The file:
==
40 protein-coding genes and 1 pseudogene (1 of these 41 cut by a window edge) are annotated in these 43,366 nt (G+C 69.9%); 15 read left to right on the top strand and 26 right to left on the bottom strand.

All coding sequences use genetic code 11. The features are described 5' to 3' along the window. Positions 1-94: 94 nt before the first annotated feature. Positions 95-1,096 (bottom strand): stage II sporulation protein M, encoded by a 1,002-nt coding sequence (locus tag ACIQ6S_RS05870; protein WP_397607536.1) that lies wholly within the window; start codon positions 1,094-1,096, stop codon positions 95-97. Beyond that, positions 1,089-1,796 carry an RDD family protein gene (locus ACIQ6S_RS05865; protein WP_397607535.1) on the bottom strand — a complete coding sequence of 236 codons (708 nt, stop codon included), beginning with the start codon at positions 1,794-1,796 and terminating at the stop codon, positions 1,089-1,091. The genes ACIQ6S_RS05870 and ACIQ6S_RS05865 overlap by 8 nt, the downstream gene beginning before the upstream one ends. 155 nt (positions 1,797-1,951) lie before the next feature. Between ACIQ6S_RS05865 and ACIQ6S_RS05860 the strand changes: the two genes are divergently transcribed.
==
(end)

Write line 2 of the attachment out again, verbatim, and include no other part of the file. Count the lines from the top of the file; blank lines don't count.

All coding sequences use genetic code 11. The features are described 5' to 3' along the window. Positions 1-94: 94 nt before the first annotated feature. Positions 95-1,096 (bottom strand): stage II sporulation protein M, encoded by a 1,002-nt coding sequence (locus tag ACIQ6S_RS05870; protein WP_397607536.1) that lies wholly within the window; start codon positions 1,094-1,096, stop codon positions 95-97. Beyond that, positions 1,089-1,796 carry an RDD family protein gene (locus ACIQ6S_RS05865; protein WP_397607535.1) on the bottom strand — a complete coding sequence of 236 codons (708 nt, stop codon included), beginning with the start codon at positions 1,794-1,796 and terminating at the stop codon, positions 1,089-1,091. The genes ACIQ6S_RS05870 and ACIQ6S_RS05865 overlap by 8 nt, the downstream gene beginning before the upstream one ends. 155 nt (positions 1,797-1,951) lie before the next feature. Between ACIQ6S_RS05865 and ACIQ6S_RS05860 the strand changes: the two genes are divergently transcribed.